author nipkow Thu, 09 Jan 2003 11:45:40 +0100 changeset 13777 23e743ac9cec parent 13776 f90298f884c4 child 13778 61272514e3b5
*** empty log message ***
```--- a/doc-src/TutorialI/IsarOverview/Isar/Induction.thy	Wed Jan 08 13:49:52 2003 +0100
+++ b/doc-src/TutorialI/IsarOverview/Isar/Induction.thy	Thu Jan 09 11:45:40 2003 +0100
@@ -48,7 +48,6 @@
The same game can be played with other datatypes, for example lists,
where @{term tl} is the tail of a list, and @{text length} returns a
natural number (remember: \$0-1=0\$):
-%\Tweakskip
*}
(*<*)declare length_tl[simp del](*>*)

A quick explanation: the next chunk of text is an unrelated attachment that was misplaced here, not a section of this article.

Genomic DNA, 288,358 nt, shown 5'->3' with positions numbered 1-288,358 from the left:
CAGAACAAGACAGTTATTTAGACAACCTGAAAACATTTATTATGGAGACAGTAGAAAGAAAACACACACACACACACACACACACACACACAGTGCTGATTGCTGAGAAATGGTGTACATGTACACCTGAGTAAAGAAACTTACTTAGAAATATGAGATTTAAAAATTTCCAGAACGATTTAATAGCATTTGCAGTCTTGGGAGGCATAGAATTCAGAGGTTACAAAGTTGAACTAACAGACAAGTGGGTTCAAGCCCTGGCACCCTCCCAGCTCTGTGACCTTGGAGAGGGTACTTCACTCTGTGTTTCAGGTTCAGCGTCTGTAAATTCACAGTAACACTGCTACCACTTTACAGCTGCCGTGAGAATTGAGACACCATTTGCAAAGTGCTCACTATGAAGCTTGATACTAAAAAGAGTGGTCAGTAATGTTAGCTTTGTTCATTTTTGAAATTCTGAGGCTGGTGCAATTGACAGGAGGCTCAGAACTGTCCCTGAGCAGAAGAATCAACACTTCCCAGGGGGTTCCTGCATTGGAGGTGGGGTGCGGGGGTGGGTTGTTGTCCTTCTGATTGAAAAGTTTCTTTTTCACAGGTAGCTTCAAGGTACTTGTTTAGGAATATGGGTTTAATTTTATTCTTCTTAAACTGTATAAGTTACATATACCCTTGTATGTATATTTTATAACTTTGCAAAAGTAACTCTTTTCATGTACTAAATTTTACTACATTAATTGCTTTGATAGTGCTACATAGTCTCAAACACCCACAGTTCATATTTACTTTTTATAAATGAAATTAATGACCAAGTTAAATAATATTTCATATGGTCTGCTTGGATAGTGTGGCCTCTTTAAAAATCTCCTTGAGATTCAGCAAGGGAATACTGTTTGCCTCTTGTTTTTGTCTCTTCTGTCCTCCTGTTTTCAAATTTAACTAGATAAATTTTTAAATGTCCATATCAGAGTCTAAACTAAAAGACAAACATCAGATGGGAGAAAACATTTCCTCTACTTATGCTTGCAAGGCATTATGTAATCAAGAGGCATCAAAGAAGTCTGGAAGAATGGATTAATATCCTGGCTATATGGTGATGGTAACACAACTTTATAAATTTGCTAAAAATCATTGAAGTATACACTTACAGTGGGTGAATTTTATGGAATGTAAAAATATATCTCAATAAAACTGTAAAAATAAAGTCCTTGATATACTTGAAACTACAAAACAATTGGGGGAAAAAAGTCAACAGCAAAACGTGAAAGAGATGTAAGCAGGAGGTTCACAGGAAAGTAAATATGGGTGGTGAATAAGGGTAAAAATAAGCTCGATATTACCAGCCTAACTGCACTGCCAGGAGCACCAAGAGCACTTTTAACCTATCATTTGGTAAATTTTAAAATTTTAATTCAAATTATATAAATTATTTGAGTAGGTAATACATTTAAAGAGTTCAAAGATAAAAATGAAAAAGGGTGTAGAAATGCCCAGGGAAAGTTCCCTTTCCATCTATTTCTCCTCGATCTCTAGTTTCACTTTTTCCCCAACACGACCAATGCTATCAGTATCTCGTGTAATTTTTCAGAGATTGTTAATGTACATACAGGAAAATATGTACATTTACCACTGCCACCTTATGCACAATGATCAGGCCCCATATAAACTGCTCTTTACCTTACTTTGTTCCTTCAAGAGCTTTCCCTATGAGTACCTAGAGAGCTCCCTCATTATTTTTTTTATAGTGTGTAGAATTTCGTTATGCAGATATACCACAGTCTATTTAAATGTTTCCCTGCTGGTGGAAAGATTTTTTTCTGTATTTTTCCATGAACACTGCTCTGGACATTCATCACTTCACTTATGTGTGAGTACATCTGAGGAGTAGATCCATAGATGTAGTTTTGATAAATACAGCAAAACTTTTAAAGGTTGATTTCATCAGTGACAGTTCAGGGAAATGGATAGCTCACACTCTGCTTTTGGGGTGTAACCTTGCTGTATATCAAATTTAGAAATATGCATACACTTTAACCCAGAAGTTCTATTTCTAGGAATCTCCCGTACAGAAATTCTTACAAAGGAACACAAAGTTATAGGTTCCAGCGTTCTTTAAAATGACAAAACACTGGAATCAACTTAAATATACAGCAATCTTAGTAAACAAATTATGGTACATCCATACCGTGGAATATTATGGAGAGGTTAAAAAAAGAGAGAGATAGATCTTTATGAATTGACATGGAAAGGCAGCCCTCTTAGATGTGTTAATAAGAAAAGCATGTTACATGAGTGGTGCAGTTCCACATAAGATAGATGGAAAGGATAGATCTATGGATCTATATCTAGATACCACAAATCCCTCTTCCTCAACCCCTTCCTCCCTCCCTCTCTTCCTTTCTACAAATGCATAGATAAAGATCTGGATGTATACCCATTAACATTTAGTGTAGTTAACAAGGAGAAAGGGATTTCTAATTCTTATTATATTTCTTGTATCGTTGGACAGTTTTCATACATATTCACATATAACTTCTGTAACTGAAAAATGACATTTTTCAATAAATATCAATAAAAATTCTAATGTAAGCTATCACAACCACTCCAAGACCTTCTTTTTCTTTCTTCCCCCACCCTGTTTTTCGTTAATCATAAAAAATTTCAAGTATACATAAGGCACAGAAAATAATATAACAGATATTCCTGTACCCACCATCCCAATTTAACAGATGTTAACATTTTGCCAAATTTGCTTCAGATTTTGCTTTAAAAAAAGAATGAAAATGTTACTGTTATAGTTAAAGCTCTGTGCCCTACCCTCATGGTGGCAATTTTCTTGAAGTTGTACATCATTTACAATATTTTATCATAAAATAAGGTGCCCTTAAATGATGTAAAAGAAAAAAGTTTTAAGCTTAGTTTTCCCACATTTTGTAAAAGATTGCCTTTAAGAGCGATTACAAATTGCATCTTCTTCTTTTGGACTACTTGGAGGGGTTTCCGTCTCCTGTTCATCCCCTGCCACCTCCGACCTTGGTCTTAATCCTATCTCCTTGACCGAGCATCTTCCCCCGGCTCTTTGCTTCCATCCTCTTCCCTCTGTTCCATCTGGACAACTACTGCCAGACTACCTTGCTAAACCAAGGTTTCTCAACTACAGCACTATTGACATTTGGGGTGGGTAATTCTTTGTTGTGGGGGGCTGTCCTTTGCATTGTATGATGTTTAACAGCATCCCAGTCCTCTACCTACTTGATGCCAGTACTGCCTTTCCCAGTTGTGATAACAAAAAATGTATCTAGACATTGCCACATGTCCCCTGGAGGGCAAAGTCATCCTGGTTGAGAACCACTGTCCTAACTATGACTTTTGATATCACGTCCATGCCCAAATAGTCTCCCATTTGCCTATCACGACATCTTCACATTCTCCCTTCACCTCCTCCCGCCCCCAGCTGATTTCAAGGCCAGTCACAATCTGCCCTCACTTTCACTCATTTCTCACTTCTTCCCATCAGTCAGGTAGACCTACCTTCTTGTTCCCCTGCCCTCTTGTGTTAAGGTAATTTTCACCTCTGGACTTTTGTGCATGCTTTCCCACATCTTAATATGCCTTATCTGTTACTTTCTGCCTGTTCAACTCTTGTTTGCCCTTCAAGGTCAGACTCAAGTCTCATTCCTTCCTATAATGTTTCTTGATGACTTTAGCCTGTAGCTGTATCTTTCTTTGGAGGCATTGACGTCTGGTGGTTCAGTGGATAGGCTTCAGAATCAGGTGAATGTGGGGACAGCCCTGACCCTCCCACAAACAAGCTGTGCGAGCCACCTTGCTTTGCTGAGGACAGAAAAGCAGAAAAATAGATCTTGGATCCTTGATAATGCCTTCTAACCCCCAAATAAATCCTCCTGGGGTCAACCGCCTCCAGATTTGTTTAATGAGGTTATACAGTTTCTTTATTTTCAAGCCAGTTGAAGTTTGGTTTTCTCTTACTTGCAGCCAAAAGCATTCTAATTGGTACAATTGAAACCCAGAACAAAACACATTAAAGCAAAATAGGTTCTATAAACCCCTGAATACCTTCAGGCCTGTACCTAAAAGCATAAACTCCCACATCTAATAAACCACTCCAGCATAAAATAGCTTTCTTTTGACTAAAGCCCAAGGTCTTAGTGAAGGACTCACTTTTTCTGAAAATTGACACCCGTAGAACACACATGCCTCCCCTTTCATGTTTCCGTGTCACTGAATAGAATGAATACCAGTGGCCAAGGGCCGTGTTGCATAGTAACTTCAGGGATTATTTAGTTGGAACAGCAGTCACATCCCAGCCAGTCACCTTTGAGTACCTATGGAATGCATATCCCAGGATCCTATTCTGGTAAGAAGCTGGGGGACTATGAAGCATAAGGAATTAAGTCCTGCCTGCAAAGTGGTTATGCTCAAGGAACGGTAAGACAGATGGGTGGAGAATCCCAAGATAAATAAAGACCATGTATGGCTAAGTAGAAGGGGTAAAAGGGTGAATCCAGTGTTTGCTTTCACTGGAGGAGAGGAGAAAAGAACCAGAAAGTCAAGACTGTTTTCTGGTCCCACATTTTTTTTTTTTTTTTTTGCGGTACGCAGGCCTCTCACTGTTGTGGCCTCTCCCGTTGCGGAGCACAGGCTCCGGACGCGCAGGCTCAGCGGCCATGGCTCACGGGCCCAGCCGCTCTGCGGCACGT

lemma "length(tl xs) = length xs - 1"
@@ -286,8 +285,8 @@
equation.

The proof is so simple that it can be condensed to
-\Tweakskip
*}
+
(*<*)lemma "xs \<noteq> [] \<Longrightarrow> rot xs = tl xs @ [hd xs]"(*>*)
by (induct xs rule: rot.induct, simp_all)
```
```--- a/doc-src/TutorialI/IsarOverview/Isar/Logic.thy	Wed Jan 08 13:49:52 2003 +0100
+++ b/doc-src/TutorialI/IsarOverview/Isar/Logic.thy	Thu Jan 09 11:45:40 2003 +0100
@@ -484,7 +484,6 @@
@{text blast} to achieve bigger proof steps, there may still be the
tendency to use the default introduction and elimination rules to
decompose goals and facts. This can lead to very tedious proofs:
-\Tweakskip
*}
(*<*)ML"set quick_and_dirty"(*>*)
lemma "\<forall>x y. A x y \<and> B x y \<longrightarrow> C x y"```